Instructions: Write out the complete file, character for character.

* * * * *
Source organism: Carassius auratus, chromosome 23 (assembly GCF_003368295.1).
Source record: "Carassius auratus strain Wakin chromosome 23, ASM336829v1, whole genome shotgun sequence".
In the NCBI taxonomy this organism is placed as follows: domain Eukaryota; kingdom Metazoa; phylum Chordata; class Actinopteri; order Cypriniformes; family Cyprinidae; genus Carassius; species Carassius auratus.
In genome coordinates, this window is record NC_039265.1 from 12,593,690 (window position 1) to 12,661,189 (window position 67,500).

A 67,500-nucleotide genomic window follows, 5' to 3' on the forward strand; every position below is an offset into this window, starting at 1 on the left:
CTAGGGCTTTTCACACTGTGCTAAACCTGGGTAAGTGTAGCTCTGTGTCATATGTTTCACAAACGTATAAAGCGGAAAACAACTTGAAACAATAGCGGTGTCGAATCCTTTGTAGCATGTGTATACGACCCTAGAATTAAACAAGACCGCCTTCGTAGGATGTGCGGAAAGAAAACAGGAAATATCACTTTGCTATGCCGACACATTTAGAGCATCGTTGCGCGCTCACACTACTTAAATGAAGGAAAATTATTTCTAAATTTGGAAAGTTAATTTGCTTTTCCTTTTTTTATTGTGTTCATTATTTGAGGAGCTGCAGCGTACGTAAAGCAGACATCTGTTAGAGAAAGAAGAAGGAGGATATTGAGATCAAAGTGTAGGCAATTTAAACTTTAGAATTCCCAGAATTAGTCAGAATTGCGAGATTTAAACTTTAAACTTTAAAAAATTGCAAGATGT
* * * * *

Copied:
Source organism: Carassius auratus, chromosome 23 (assembly GCF_003368295.1).
Source record: "Carassius auratus strain Wakin chromosome 23, ASM336829v1, whole genome shotgun sequence".
In the NCBI taxonomy this organism is placed as follows: domain Eukaryota; kingdom Metazoa; phylum Chordata; class Actinopteri; order Cypriniformes; family Cyprinidae; genus Carassius; species Carassius auratus.
In genome coordinates, this window is record NC_039265.1 from 12,593,690 (window position 1) to 12,661,189 (window position 67,500).

A 67,500-nucleotide genomic window follows, 5' to 3' on the forward strand; every position below is an offset into this window, starting at 1 on the left:
CTAGGGCTTTTCACACTGTGCTAAACCTGGGTAAGTGTAGCTCTGTGTCATATGTTTCACAAACGTATAAAGCGGAAAACAACTTGAAACAATAGCGGTGTCGAATCCTTTGTAGCATGTGTATACGACCCTAGAATTAAACAAGACCGCCTTCGTAGGATGTGCGGAAAGAAAACAGGAAATATCACTTTGCTATGCCGACACATTTAGAGCATCGTTGCGCGCTCACACTACTTAAATGAAGGAAAATTATTTCTAAATTTGGAAAGTTAATTTGCTTTTCCTTTTTTTATTGTGTTCATTATTTGAGGAGCTGCAGCGTACGTAAAGCAGACATCTGTTAGAGAAAGAAGAAGGAGGATATTGAGATCAAAGTGTAGGCAATTTAAACTTTAGAATTCCCAGAATTAGTCAGAATTGCGAGATTTAAACTTTAAACTTTAAAAAATTGCAAGATGT